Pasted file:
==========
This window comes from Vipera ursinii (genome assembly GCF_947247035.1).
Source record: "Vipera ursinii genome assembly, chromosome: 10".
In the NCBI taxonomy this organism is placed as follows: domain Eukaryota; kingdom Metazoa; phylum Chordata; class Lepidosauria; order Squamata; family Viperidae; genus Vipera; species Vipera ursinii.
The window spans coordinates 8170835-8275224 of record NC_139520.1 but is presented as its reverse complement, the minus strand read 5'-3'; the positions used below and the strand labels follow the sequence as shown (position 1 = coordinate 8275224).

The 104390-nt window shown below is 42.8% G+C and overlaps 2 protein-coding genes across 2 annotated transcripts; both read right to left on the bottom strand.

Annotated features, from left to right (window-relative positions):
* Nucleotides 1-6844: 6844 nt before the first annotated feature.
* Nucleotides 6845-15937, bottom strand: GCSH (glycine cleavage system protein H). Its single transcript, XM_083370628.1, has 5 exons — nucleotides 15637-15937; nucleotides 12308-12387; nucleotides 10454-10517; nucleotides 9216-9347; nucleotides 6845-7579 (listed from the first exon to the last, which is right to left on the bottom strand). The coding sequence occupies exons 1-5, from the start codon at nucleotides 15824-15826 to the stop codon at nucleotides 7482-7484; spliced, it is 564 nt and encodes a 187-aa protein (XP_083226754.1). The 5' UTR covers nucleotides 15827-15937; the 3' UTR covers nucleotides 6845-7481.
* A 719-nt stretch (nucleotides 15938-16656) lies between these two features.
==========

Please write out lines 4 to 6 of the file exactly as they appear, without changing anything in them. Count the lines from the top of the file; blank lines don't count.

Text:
The window spans coordinates 8170835-8275224 of record NC_139520.1 but is presented as its reverse complement, the minus strand read 5'-3'; the positions used below and the strand labels follow the sequence as shown (position 1 = coordinate 8275224).

The 104390-nt window shown below is 42.8% G+C and overlaps 2 protein-coding genes across 2 annotated transcripts; both read right to left on the bottom strand.

Annotated features, from left to right (window-relative positions):